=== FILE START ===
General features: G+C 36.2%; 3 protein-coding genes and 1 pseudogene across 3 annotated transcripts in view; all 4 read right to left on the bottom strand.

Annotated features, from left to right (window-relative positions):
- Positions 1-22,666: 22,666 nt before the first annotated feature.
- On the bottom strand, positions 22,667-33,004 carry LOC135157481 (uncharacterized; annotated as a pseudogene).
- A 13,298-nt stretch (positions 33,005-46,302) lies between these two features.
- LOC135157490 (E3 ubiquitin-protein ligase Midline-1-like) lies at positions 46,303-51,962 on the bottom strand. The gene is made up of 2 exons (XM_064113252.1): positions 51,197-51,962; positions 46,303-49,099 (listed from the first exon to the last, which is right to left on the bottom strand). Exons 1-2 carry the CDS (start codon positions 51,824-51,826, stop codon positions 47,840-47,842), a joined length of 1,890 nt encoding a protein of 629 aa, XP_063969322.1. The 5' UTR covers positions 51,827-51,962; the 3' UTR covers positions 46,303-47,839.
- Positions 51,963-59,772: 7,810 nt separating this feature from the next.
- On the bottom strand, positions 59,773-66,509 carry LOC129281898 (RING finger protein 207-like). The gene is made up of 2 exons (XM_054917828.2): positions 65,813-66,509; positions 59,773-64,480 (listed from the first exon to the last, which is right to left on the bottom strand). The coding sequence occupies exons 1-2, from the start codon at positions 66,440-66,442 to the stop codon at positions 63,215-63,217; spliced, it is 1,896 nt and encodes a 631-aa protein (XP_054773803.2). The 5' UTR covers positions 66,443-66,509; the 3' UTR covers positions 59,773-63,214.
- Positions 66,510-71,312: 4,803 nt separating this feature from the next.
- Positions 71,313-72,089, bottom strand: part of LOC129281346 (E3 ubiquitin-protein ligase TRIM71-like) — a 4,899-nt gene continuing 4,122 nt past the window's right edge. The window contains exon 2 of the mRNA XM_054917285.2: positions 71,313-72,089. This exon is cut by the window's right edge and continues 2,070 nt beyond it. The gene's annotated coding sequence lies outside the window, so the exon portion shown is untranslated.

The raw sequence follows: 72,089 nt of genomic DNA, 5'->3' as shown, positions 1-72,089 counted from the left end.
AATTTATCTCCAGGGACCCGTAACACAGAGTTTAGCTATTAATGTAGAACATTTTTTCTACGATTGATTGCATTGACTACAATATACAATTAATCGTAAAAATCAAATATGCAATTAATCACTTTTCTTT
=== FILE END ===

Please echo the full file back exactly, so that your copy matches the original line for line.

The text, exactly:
General features: G+C 36.2%; 3 protein-coding genes and 1 pseudogene across 3 annotated transcripts in view; all 4 read right to left on the bottom strand.

Annotated features, from left to right (window-relative positions):
- Positions 1-22,666: 22,666 nt before the first annotated feature.
- On the bottom strand, positions 22,667-33,004 carry LOC135157481 (uncharacterized; annotated as a pseudogene).
- A 13,298-nt stretch (positions 33,005-46,302) lies between these two features.
- LOC135157490 (E3 ubiquitin-protein ligase Midline-1-like) lies at positions 46,303-51,962 on the bottom strand. The gene is made up of 2 exons (XM_064113252.1): positions 51,197-51,962; positions 46,303-49,099 (listed from the first exon to the last, which is right to left on the bottom strand). Exons 1-2 carry the CDS (start codon positions 51,824-51,826, stop codon positions 47,840-47,842), a joined length of 1,890 nt encoding a protein of 629 aa, XP_063969322.1. The 5' UTR covers positions 51,827-51,962; the 3' UTR covers positions 46,303-47,839.
- Positions 51,963-59,772: 7,810 nt separating this feature from the next.
- On the bottom strand, positions 59,773-66,509 carry LOC129281898 (RING finger protein 207-like). The gene is made up of 2 exons (XM_054917828.2): positions 65,813-66,509; positions 59,773-64,480 (listed from the first exon to the last, which is right to left on the bottom strand). The coding sequence occupies exons 1-2, from the start codon at positions 66,440-66,442 to the stop codon at positions 63,215-63,217; spliced, it is 1,896 nt and encodes a 631-aa protein (XP_054773803.2). The 5' UTR covers positions 66,443-66,509; the 3' UTR covers positions 59,773-63,214.
- Positions 66,510-71,312: 4,803 nt separating this feature from the next.
- Positions 71,313-72,089, bottom strand: part of LOC129281346 (E3 ubiquitin-protein ligase TRIM71-like) — a 4,899-nt gene continuing 4,122 nt past the window's right edge. The window contains exon 2 of the mRNA XM_054917285.2: positions 71,313-72,089. This exon is cut by the window's right edge and continues 2,070 nt beyond it. The gene's annotated coding sequence lies outside the window, so the exon portion shown is untranslated.

The raw sequence follows: 72,089 nt of genomic DNA, 5'->3' as shown, positions 1-72,089 counted from the left end.
AATTTATCTCCAGGGACCCGTAACACAGAGTTTAGCTATTAATGTAGAACATTTTTTCTACGATTGATTGCATTGACTACAATATACAATTAATCGTAAAAATCAAATATGCAATTAATCACTTTTCTTT